A pitch for understanding

For all he's done for baseball, sharp-tongued pitcher John Rocker will be 'honored' at his own tongue-in-cheek day at a minor-league ballpark in Montana.

Pop Culture

June 11, 2000|By Crystal Williams | Crystal Williams,Sun Staff

With their rosters full of might-bes and almost-weres, minor league baseball teams have long relied on clever promotions to bring in fans. Such stunts as free beer if a certain player strikes out, toy mascot giveaways, concerts and free promotional T-shirts have become minor-league traditions. And Pokemon and Beanie Baby giveaways and '70s and '80s nights are increasingly common.

But perhaps because the number of minor-league teams has boomed in recent years, some teams are raising the ante to grab fan interest.

The Orioles' AA farm team, the Bowie Baysox, for instance, is trying to tap into the popularity of other types of sports entertainment. The club had World Championship Wrestling star Disco Inferno as a featured guest at a recent '70s night. And this season, the Baysox are offering patrons chances to win Keystone Faultless, a 7-year-old racing horse donated by Rosecroft raceways.

Some promotions may get a little too cutting-edge, though. The RiverDogs, a Class A team from Charleston, S.C. scheduled a Vasectomy Night -- a drawing at the Father's Day game for a free vasectomy. That event was cancelled, but the team will go forward with its pajama party and a celebration of singer Michael Jackson's birthday.

Now comes the latest in offbeat promotions. On July 6, the Butte (Mont.) Copper Kings will hold the first-ever John Rocker Awareness Day.

Rocker is the manic Atlanta Braves relief pitcher who became infamous this past off-season for remarks he made in a Sports Illustrated interview. Responding to a question about playing in New York, where he has become a favorite target of Mets fans, Rocker managed to make disparaging remarks about numerous kinds of people, including those with AIDS, those from other countries, even those with "purple hair."

He was suspended and fined by baseball earlier this season, then this past week was fined again and sent to the Braves' AAA team in Richmond, Va., after threatening the reporter of the article that got him in trouble. Now Rocker says he might quit baseball altogether to become a stockbroker or professional wrestler.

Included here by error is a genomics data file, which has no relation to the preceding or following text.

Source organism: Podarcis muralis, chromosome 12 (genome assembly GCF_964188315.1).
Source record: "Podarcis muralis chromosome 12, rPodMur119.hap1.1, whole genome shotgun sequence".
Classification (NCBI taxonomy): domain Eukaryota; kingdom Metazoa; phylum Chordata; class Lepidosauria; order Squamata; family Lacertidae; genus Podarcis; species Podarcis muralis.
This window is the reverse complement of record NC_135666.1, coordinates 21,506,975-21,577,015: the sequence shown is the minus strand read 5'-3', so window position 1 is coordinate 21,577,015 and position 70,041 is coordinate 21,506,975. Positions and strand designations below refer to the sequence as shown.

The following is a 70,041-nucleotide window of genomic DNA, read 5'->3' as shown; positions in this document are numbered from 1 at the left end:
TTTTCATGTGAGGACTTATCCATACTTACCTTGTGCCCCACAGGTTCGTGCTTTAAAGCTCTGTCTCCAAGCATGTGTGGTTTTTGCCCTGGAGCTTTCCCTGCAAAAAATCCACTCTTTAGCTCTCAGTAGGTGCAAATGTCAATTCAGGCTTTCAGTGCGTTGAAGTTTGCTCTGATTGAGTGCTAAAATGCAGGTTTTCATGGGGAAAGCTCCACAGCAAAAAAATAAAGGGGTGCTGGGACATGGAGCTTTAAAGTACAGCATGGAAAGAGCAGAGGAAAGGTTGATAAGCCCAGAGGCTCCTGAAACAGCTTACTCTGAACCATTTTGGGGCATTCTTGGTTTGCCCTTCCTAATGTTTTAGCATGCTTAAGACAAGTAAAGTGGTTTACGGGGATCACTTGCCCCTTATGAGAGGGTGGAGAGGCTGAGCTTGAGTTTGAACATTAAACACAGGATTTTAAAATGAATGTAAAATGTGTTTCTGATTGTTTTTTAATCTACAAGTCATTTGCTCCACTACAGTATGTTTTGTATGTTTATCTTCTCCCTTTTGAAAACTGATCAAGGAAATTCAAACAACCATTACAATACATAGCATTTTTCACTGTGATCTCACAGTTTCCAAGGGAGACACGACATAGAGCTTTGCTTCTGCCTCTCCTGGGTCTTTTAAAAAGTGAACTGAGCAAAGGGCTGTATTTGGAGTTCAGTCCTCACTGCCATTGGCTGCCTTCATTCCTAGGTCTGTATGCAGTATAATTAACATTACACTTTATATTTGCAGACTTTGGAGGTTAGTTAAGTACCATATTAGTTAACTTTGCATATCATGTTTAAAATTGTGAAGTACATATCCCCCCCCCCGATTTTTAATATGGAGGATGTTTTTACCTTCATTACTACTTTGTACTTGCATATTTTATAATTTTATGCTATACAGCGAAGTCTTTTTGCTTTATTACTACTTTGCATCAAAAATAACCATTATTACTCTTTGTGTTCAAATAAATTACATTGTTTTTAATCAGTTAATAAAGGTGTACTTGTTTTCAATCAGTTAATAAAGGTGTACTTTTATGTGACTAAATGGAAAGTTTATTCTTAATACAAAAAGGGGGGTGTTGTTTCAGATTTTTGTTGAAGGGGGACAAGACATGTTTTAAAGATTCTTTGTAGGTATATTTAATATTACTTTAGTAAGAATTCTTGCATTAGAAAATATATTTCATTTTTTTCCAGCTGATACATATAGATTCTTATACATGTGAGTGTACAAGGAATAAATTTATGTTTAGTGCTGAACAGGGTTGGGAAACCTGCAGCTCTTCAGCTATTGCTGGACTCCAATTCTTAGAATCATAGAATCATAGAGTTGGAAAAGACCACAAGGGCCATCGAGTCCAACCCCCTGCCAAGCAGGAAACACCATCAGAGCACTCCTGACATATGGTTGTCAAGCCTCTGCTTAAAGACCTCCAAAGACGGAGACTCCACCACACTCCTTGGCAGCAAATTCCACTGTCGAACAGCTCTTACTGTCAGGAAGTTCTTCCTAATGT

But John Rocker Awareness Day will go forward, the Copper Kings say. The Anaheim Angels rookie league team will offer free admission to "anyone who is native of New York, has ever ridden the No. 7 subway in New York City, is a young mother with children, has purple hair, whose first language is not English, or represents any of the groups whom Rocker insulted."

Also invited free of charge are residents of the nearby town of Rocker, Mont., anyone named Rocker (or nicknamed "Rock") and "anyone who is a 'redneck' or 'hick' or just can't seem to keep their foot out of their mouth," the team says.

Copper Kings president and general manager Brent Boznanski says he scheduled Rocker Day to give those who have begun to lose their love of baseball a chance to poke fun at one of the causes of that disenchantment. "Baseball is a game that reaches out to all segments of the American people and is meant to include rather than exclude," Boznanski says. "We want to bring back that spirit."

Boznanski says the Copper Kings have been getting lots of calls about Rocker Day, including some from Atlanta residents hoping to buy Rocker Day merchandise and from New Yorkers asking if their subway pass is proof enough to get in.

One call Boznanski hasn't received is one from the Atlanta Braves. "I'm a little surprised I didn't hear from them," he says.

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